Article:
Sicherer agreed that the possibility that peanuts in blood products -- or other tree nuts or other foods, for that matter -- could cause an allergic reaction is worth further study.
The 6-year-old boy in the case report was being treated for leukemia and received a platelet transfusion, which helps with clotting. The boy experienced swelling, low blood pressure and difficulty breathing, all signs of anaphylaxis. The boys' mother said he'd had a similar reaction after eating peanuts as a 1-year-old.
He was given adrenalin and recovered, according to the report.
Three of the five platelet donors reported eating several handfuls of peanuts less than 24 hours before donating blood. Researchers never actually tested the blood product that the boy received, but they did test the boy's blood for peanut-specific IgE antibodies, the results of which indicated the boy had a peanut allergy. In addition, the boy had other prior platelet transfusions and had no reaction, Jacobs said.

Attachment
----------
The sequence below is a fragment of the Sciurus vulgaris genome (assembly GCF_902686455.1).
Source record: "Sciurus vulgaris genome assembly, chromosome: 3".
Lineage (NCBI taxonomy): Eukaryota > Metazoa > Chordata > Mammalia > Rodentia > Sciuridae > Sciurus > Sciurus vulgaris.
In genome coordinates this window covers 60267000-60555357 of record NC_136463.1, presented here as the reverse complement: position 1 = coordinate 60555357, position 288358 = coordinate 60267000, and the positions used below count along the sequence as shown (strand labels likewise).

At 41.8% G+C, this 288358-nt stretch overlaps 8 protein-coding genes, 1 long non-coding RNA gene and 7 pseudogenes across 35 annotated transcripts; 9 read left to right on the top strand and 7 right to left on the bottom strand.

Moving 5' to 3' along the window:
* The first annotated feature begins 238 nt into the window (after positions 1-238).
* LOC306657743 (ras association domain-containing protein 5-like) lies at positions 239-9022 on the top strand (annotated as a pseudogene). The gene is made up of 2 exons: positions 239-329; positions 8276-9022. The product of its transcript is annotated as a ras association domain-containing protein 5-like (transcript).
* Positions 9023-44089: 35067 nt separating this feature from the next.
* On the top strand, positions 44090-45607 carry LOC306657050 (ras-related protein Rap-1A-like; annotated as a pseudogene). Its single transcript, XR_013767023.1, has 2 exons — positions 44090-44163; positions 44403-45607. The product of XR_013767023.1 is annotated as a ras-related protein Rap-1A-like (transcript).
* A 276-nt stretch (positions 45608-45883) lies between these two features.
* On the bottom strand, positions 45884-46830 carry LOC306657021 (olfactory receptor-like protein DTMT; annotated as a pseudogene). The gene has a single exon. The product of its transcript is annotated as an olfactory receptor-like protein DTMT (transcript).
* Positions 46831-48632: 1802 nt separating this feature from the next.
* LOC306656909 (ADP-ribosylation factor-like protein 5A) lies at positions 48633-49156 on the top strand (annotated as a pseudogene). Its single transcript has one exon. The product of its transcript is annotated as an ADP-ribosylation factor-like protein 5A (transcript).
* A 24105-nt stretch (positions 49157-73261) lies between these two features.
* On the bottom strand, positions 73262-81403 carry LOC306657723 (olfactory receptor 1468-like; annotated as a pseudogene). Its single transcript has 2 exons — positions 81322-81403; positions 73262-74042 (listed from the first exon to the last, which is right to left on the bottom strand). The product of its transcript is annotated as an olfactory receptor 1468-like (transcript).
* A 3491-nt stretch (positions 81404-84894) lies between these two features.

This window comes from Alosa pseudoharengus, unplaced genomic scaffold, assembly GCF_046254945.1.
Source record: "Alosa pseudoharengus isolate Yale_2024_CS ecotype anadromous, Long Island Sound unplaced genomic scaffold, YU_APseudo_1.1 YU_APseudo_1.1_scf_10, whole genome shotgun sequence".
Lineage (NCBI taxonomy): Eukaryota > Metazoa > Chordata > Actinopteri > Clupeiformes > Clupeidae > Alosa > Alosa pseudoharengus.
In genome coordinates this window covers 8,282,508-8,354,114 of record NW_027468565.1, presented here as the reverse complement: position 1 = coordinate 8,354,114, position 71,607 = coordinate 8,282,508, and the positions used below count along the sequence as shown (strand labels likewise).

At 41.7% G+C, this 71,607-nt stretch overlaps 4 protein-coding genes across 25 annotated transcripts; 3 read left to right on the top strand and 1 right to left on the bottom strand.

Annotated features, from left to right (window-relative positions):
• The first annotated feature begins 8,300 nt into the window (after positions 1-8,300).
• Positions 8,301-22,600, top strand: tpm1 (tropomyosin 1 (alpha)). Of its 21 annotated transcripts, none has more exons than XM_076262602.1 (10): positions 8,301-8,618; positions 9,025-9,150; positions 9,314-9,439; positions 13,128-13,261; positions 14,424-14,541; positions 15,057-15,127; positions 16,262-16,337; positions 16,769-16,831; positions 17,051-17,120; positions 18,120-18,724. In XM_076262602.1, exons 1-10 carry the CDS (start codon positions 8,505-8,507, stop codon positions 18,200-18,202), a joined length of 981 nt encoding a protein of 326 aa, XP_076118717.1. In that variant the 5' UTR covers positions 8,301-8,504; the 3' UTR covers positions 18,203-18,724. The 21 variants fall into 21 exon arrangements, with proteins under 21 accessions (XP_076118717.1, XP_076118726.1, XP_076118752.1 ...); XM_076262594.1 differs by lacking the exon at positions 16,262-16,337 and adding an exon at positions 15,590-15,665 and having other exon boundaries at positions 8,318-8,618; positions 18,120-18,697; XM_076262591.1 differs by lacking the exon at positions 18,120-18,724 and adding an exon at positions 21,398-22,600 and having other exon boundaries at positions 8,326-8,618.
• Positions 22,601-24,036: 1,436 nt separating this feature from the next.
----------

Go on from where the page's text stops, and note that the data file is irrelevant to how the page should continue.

Peanut proteins are more resistant to digestion that other foods, according to the authors.
"One percent of the population has peanut allergy and people get blood transfusions all the time," Sicherer said. "Allergic reactions seem to be exceedingly rare if it happens."
The Nemours Foundation has more on nut and peanut allergies.
SOURCES: Johannes F.M. Jacobs, Ph.D., M.D., Radboud University, Nijmegen Medical Center, the Netherlands; Scott Sicherer, M.D., chair, A
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